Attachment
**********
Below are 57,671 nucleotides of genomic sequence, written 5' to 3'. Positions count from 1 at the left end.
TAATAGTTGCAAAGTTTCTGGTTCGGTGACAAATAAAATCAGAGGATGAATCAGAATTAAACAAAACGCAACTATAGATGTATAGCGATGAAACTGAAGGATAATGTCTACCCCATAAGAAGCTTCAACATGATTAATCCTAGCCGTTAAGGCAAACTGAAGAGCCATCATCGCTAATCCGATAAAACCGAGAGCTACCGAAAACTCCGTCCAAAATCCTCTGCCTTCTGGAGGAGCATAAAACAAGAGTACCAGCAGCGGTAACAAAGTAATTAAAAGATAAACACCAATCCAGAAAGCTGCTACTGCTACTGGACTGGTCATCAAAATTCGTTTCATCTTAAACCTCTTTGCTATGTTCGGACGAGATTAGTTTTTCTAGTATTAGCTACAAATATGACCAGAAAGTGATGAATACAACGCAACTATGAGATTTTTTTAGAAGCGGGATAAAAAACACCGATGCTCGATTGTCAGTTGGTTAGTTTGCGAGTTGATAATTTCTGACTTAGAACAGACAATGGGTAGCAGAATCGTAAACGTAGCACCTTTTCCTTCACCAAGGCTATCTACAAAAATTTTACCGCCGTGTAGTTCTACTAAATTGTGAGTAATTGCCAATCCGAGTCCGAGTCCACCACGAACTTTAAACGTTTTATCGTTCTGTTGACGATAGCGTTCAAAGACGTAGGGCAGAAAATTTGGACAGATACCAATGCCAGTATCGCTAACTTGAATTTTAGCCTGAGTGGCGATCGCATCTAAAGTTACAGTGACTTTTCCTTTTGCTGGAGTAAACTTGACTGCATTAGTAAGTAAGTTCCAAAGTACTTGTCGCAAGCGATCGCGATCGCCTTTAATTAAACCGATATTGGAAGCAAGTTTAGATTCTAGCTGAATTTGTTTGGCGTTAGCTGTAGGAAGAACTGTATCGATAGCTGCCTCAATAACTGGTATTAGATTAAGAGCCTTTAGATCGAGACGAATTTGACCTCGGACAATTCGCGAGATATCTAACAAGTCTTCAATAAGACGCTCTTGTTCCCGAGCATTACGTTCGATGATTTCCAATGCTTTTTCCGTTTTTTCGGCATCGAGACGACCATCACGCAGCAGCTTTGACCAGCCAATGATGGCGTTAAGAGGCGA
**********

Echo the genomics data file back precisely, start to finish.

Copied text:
Below are 57,671 nucleotides of genomic sequence, written 5' to 3'. Positions count from 1 at the left end.
TAATAGTTGCAAAGTTTCTGGTTCGGTGACAAATAAAATCAGAGGATGAATCAGAATTAAACAAAACGCAACTATAGATGTATAGCGATGAAACTGAAGGATAATGTCTACCCCATAAGAAGCTTCAACATGATTAATCCTAGCCGTTAAGGCAAACTGAAGAGCCATCATCGCTAATCCGATAAAACCGAGAGCTACCGAAAACTCCGTCCAAAATCCTCTGCCTTCTGGAGGAGCATAAAACAAGAGTACCAGCAGCGGTAACAAAGTAATTAAAAGATAAACACCAATCCAGAAAGCTGCTACTGCTACTGGACTGGTCATCAAAATTCGTTTCATCTTAAACCTCTTTGCTATGTTCGGACGAGATTAGTTTTTCTAGTATTAGCTACAAATATGACCAGAAAGTGATGAATACAACGCAACTATGAGATTTTTTTAGAAGCGGGATAAAAAACACCGATGCTCGATTGTCAGTTGGTTAGTTTGCGAGTTGATAATTTCTGACTTAGAACAGACAATGGGTAGCAGAATCGTAAACGTAGCACCTTTTCCTTCACCAAGGCTATCTACAAAAATTTTACCGCCGTGTAGTTCTACTAAATTGTGAGTAATTGCCAATCCGAGTCCGAGTCCACCACGAACTTTAAACGTTTTATCGTTCTGTTGACGATAGCGTTCAAAGACGTAGGGCAGAAAATTTGGACAGATACCAATGCCAGTATCGCTAACTTGAATTTTAGCCTGAGTGGCGATCGCATCTAAAGTTACAGTGACTTTTCCTTTTGCTGGAGTAAACTTGACTGCATTAGTAAGTAAGTTCCAAAGTACTTGTCGCAAGCGATCGCGATCGCCTTTAATTAAACCGATATTGGAAGCAAGTTTAGATTCTAGCTGAATTTGTTTGGCGTTAGCTGTAGGAAGAACTGTATCGATAGCTGCCTCAATAACTGGTATTAGATTAAGAGCCTTTAGATCGAGACGAATTTGACCTCGGACAATTCGCGAGATATCTAACAAGTCTTCAATAAGACGCTCTTGTTCCCGAGCATTACGTTCGATGATTTCCAATGCTTTTTCCGTTTTTTCGGCATCGAGACGACCATCACGCAGCAGCTTTGACCAGCCAATGATGGCGTTAAGAGGCGA